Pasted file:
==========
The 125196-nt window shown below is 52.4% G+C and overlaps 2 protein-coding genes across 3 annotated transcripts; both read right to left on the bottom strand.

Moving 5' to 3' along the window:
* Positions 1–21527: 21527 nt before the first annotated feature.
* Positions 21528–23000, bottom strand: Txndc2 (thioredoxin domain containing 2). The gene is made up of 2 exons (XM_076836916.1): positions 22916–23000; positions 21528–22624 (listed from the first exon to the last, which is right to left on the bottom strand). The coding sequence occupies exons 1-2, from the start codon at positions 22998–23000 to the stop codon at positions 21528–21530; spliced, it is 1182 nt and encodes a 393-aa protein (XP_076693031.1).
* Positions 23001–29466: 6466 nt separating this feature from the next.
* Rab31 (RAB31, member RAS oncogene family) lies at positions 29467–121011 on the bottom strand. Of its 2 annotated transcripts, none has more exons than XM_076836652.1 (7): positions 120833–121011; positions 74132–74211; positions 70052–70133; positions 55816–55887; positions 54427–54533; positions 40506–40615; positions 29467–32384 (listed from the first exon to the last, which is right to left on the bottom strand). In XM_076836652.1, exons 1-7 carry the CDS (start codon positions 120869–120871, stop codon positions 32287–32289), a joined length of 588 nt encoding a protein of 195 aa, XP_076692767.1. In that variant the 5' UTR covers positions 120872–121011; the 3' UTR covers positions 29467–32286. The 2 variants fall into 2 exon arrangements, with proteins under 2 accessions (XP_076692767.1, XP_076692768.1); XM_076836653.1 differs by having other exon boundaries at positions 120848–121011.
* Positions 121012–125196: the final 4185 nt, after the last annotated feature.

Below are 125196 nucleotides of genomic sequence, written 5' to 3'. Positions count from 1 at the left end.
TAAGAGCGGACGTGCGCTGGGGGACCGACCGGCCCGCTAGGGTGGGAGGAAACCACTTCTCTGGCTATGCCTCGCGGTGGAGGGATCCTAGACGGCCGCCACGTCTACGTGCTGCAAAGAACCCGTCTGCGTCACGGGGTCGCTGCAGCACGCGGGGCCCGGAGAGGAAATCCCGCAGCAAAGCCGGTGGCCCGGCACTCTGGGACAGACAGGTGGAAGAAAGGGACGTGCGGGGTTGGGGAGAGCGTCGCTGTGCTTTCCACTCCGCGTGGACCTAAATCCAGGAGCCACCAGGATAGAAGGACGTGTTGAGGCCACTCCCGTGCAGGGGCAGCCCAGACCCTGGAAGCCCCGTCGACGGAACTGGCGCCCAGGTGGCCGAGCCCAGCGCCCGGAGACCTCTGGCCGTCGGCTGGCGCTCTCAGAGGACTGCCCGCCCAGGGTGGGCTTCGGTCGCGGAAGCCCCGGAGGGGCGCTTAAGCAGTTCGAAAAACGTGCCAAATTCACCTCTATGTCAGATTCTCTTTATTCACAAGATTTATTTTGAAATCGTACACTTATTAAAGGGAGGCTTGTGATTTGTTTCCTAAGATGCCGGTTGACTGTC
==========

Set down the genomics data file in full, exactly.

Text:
The 125196-nt window shown below is 52.4% G+C and overlaps 2 protein-coding genes across 3 annotated transcripts; both read right to left on the bottom strand.

Moving 5' to 3' along the window:
* Positions 1–21527: 21527 nt before the first annotated feature.
* Positions 21528–23000, bottom strand: Txndc2 (thioredoxin domain containing 2). The gene is made up of 2 exons (XM_076836916.1): positions 22916–23000; positions 21528–22624 (listed from the first exon to the last, which is right to left on the bottom strand). The coding sequence occupies exons 1-2, from the start codon at positions 22998–23000 to the stop codon at positions 21528–21530; spliced, it is 1182 nt and encodes a 393-aa protein (XP_076693031.1).
* Positions 23001–29466: 6466 nt separating this feature from the next.
* Rab31 (RAB31, member RAS oncogene family) lies at positions 29467–121011 on the bottom strand. Of its 2 annotated transcripts, none has more exons than XM_076836652.1 (7): positions 120833–121011; positions 74132–74211; positions 70052–70133; positions 55816–55887; positions 54427–54533; positions 40506–40615; positions 29467–32384 (listed from the first exon to the last, which is right to left on the bottom strand). In XM_076836652.1, exons 1-7 carry the CDS (start codon positions 120869–120871, stop codon positions 32287–32289), a joined length of 588 nt encoding a protein of 195 aa, XP_076692767.1. In that variant the 5' UTR covers positions 120872–121011; the 3' UTR covers positions 29467–32286. The 2 variants fall into 2 exon arrangements, with proteins under 2 accessions (XP_076692767.1, XP_076692768.1); XM_076836653.1 differs by having other exon boundaries at positions 120848–121011.
* Positions 121012–125196: the final 4185 nt, after the last annotated feature.

Below are 125196 nucleotides of genomic sequence, written 5' to 3'. Positions count from 1 at the left end.
TAAGAGCGGACGTGCGCTGGGGGACCGACCGGCCCGCTAGGGTGGGAGGAAACCACTTCTCTGGCTATGCCTCGCGGTGGAGGGATCCTAGACGGCCGCCACGTCTACGTGCTGCAAAGAACCCGTCTGCGTCACGGGGTCGCTGCAGCACGCGGGGCCCGGAGAGGAAATCCCGCAGCAAAGCCGGTGGCCCGGCACTCTGGGACAGACAGGTGGAAGAAAGGGACGTGCGGGGTTGGGGAGAGCGTCGCTGTGCTTTCCACTCCGCGTGGACCTAAATCCAGGAGCCACCAGGATAGAAGGACGTGTTGAGGCCACTCCCGTGCAGGGGCAGCCCAGACCCTGGAAGCCCCGTCGACGGAACTGGCGCCCAGGTGGCCGAGCCCAGCGCCCGGAGACCTCTGGCCGTCGGCTGGCGCTCTCAGAGGACTGCCCGCCCAGGGTGGGCTTCGGTCGCGGAAGCCCCGGAGGGGCGCTTAAGCAGTTCGAAAAACGTGCCAAATTCACCTCTATGTCAGATTCTCTTTATTCACAAGATTTATTTTGAAATCGTACACTTATTAAAGGGAGGCTTGTGATTTGTTTCCTAAGATGCCGGTTGACTGTC